Many have taken to side-gigs such as driving for a ride-share company or selling goods via Etsy to earn extra money. If this isn’t your first year on one of those platforms, you may be accustomed to getting your earnings reported on a Form 1099-MISC or 1099-K. 

But now, depending on how you received payments, you may receive both a Form 1099-NEC and a Form 1099-K from these side gig platforms. 

Generally, for ride sharing apps, the money for your driving services will be reported on a Form 1099-NEC. Before 2022, if you were paid by a third-party payment processor or payment app and you had at least 200 transactions and $20,000 or more in sales, you would receive Form 1099-K. Bonuses or referral fees can also be reported on Form 1099-K. 

As it relates to the goods you sold on Etsy, if you sold $600 or more, then you should receive a Form 1099-NEC with that amount. But if you happened to do more than $20,000 worth of sales and had at least 200 transactions, then you may also receive a 1099-K. 

Beginning with tax year 2022, if someone receives payment for goods and services through a third-party payment network, their income will be reported on Form 1099-K if the amount processed exceeds $600 as opposed to the current Form 1099-K reporting requirement of 200 transactions and $20,000. However, the IRS announced a delay to serve as a transition year for the reduced reporting threshold of $600. For calendar year 2022, third-party settlement organizations who issue Forms 1099-K are only required to report transactions where gross payments exceed $20,000, and there are more than 200 transactions. 

For tax year 2023 (the taxes you will likely file in 2024), you should receive a 1099-K if you received more than $600 from a third-party payment processor or payment app – regardless of how many transactions.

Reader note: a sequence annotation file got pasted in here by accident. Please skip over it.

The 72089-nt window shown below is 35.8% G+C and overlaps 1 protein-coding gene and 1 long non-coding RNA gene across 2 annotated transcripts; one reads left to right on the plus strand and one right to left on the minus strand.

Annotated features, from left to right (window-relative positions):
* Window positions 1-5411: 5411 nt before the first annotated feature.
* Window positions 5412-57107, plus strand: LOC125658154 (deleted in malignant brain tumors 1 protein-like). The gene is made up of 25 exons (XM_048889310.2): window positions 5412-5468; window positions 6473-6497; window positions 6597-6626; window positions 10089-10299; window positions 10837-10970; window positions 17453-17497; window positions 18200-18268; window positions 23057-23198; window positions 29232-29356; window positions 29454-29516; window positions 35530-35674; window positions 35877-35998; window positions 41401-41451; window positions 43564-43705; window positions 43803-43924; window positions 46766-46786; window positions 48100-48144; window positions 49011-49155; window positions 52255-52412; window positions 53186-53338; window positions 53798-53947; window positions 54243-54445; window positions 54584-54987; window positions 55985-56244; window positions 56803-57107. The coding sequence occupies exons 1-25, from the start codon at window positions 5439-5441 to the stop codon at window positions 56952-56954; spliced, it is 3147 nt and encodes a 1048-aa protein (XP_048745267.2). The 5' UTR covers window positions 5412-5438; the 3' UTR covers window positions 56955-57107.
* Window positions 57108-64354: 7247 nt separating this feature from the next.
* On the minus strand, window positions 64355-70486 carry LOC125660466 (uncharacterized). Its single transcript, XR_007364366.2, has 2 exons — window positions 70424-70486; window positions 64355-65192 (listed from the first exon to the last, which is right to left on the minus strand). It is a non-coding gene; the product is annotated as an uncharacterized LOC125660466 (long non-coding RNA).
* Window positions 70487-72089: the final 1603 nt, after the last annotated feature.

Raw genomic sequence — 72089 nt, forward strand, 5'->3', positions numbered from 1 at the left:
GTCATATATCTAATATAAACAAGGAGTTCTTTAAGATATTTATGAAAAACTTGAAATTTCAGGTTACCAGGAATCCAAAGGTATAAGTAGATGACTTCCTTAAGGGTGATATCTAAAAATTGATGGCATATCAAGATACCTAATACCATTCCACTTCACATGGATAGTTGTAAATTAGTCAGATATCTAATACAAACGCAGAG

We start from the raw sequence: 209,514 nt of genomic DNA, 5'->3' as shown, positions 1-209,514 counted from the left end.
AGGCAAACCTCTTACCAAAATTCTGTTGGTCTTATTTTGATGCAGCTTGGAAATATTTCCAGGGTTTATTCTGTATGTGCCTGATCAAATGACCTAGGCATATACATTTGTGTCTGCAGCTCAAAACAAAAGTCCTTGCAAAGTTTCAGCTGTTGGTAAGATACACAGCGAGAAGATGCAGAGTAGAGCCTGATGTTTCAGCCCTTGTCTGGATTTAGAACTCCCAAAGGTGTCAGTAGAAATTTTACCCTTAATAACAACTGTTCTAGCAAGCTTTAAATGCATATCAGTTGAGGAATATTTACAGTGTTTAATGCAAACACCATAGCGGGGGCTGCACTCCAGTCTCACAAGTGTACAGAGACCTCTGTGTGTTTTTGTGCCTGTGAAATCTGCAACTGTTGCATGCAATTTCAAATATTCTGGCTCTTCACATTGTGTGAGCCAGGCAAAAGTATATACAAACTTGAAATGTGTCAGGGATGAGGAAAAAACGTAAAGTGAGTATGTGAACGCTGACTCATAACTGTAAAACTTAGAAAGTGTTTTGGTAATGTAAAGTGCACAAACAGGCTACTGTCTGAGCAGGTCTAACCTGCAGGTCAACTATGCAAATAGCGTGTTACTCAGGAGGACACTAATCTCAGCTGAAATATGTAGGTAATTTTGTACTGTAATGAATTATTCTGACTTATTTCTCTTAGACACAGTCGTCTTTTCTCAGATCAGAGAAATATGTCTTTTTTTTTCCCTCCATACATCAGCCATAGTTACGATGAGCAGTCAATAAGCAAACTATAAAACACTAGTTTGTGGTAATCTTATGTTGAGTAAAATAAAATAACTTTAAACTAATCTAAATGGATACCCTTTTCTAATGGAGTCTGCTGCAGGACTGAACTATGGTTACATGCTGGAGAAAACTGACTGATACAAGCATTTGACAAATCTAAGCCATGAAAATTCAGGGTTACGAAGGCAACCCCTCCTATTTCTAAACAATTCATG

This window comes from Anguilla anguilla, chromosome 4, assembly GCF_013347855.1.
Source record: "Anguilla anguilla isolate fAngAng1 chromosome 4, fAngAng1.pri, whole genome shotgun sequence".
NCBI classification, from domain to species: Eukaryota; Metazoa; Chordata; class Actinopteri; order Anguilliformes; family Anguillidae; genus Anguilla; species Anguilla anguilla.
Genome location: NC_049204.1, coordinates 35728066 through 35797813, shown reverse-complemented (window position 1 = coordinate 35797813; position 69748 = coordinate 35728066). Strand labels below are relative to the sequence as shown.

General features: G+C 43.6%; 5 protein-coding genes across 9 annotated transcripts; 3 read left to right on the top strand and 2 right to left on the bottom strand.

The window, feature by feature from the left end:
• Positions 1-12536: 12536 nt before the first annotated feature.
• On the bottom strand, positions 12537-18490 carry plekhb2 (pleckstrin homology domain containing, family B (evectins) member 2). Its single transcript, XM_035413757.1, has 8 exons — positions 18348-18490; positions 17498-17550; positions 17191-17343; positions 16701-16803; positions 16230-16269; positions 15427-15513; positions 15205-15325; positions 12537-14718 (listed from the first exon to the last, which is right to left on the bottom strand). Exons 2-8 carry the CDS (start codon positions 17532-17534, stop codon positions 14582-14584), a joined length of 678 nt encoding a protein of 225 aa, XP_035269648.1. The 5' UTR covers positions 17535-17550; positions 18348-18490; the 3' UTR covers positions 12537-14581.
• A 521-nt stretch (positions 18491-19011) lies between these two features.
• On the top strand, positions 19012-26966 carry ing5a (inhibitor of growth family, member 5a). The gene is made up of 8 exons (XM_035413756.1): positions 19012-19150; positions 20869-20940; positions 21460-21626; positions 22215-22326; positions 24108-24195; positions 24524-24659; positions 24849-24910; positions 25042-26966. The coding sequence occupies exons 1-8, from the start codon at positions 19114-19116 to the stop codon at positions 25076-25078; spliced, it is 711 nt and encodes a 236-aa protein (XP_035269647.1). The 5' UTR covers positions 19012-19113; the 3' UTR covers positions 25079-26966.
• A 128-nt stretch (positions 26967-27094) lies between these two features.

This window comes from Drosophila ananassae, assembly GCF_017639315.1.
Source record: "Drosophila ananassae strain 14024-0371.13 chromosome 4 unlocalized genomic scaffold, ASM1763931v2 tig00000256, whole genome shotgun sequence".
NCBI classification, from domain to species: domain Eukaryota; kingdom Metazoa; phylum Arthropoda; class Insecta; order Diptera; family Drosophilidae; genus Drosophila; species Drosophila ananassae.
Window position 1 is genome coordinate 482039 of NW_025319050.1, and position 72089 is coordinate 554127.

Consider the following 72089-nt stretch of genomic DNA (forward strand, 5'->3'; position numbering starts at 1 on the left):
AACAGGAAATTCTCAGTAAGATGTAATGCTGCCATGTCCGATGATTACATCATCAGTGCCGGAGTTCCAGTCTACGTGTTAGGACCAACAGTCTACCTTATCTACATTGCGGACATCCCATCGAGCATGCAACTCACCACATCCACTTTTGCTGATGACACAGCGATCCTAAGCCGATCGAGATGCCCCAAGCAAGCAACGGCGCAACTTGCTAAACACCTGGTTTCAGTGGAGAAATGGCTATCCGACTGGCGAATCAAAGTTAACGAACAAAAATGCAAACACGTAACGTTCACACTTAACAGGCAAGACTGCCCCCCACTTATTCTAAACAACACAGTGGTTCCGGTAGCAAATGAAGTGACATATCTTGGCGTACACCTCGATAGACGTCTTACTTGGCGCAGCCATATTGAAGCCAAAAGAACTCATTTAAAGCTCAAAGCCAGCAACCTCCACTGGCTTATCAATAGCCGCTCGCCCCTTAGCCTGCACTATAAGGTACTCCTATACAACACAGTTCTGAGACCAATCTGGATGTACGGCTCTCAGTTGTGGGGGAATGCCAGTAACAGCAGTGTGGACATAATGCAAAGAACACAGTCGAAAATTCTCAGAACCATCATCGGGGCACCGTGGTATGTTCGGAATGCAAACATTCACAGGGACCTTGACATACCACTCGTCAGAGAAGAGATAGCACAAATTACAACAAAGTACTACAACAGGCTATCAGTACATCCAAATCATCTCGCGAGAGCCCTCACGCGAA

When will the 1099-NEC arrive? 

These 1099-NEC forms should arrive by January 31st each year. 

Don’t worry about knowing these tax rules. TurboTax Self-Employed will ask you simple questions about you and your business and give you the tax deductions and credits you are eligible for based on your entries. TurboTax Self-Employed searches for industry-specific tax deductions and uncovers business deductions you may not even know about.

You can also meet with a TurboTax Full Service expert who can prepare, sign and file your taxes, so you can be 100% confident your taxes are done right. Start TurboTax Live Full Service today, in English or Spanish, and get your taxes done and off your mind.

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Katharina Reekmans
Katharina Reekmans

Katharina Reekmans is an Enrolled Agent and a contributor to the TurboTax Blog team. Katharina has years of experience in tax preparation and representation before the IRS. Her passions surround financial literary and tax law interpretation. She has a strong commitment to using all resources and knowledge to best serve the interest of clients. Katharina has worked as a senior tax accountant, operations manager, and controller. Katharina prides herself on unraveling tax laws so that the average person can understand them. More from Katharina Reekmans